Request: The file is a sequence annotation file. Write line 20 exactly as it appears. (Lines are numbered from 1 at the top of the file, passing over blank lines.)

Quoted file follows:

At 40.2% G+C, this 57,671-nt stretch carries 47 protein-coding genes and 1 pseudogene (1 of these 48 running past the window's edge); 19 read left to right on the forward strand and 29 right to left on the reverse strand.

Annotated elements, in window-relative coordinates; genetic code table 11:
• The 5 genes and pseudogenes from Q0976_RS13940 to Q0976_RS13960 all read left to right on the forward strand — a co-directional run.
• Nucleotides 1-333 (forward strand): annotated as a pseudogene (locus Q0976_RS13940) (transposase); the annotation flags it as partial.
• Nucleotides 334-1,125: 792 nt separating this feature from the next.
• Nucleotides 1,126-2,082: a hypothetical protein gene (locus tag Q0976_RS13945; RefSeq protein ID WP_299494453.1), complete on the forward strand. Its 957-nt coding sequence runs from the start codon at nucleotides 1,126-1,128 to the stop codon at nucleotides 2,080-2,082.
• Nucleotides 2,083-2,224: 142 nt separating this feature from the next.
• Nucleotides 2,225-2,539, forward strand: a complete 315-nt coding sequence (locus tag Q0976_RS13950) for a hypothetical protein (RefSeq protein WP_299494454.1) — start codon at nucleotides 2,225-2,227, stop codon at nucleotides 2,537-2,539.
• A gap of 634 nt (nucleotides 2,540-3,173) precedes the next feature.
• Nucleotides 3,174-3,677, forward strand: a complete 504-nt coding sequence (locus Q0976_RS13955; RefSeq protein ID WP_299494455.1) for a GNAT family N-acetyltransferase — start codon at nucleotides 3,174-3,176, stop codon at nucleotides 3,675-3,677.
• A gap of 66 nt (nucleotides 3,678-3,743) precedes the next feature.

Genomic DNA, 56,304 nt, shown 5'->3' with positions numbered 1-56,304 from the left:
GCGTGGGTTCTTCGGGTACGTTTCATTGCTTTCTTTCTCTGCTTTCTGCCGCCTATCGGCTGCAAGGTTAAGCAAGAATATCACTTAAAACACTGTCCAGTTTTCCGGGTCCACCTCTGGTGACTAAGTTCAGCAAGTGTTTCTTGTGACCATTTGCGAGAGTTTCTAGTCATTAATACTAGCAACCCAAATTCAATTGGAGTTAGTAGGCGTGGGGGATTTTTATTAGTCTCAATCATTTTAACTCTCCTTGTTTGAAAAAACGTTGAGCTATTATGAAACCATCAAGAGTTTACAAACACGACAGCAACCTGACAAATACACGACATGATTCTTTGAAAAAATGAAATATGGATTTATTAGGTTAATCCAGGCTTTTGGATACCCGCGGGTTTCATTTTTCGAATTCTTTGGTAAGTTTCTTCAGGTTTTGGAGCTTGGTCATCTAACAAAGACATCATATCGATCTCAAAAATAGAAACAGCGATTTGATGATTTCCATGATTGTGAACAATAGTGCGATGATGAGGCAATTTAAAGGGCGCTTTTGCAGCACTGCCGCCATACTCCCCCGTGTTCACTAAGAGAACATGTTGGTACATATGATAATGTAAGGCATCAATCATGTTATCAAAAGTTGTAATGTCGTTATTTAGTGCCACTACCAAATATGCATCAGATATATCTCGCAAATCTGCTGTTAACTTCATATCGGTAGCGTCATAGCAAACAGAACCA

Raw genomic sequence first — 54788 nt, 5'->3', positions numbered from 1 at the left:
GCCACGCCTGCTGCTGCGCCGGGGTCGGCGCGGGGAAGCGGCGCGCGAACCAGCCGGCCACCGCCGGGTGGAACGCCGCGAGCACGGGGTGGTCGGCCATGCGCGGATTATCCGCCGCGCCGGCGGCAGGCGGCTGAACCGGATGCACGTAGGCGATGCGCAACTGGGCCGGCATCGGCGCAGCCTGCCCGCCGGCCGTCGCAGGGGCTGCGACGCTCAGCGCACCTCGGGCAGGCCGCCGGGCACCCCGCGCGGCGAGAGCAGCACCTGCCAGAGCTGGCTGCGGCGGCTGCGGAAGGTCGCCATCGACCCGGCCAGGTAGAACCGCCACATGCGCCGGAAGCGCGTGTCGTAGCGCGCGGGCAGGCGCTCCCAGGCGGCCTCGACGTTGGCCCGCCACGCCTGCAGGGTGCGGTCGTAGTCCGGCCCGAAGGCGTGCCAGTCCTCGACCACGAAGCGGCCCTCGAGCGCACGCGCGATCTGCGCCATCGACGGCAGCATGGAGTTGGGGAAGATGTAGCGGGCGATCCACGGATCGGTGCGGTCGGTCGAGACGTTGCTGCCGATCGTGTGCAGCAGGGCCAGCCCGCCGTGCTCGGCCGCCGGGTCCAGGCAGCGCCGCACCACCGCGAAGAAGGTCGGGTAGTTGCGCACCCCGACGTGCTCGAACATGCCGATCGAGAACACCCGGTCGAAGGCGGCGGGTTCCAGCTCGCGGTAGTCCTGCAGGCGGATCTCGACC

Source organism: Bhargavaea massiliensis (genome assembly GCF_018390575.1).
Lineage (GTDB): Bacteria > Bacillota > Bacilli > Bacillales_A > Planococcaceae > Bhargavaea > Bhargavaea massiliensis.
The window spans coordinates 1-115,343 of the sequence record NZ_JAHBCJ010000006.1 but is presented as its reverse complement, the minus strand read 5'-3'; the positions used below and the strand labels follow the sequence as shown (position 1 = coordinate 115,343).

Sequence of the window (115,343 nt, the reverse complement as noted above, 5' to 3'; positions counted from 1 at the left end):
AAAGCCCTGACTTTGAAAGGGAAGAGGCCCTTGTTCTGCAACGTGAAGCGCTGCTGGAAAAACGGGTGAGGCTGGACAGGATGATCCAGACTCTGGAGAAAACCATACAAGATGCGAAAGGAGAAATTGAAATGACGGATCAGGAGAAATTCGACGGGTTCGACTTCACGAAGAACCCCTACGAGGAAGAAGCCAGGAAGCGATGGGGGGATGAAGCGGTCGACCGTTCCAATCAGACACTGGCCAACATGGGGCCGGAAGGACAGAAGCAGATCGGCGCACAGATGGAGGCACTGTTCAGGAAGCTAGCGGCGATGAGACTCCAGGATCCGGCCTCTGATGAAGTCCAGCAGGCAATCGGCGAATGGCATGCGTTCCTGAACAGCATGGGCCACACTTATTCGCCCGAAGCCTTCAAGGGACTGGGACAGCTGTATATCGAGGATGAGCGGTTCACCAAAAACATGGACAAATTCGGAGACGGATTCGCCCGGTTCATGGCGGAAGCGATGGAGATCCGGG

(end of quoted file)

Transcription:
AAAGCCCTGACTTTGAAAGGGAAGAGGCCCTTGTTCTGCAACGTGAAGCGCTGCTGGAAAAACGGGTGAGGCTGGACAGGATGATCCAGACTCTGGAGAAAACCATACAAGATGCGAAAGGAGAAATTGAAATGACGGATCAGGAGAAATTCGACGGGTTCGACTTCACGAAGAACCCCTACGAGGAAGAAGCCAGGAAGCGATGGGGGGATGAAGCGGTCGACCGTTCCAATCAGACACTGGCCAACATGGGGCCGGAAGGACAGAAGCAGATCGGCGCACAGATGGAGGCACTGTTCAGGAAGCTAGCGGCGATGAGACTCCAGGATCCGGCCTCTGATGAAGTCCAGCAGGCAATCGGCGAATGGCATGCGTTCCTGAACAGCATGGGCCACACTTATTCGCCCGAAGCCTTCAAGGGACTGGGACAGCTGTATATCGAGGATGAGCGGTTCACCAAAAACATGGACAAATTCGGAGACGGATTCGCCCGGTTCATGGCGGAAGCGATGGAGATCCGGG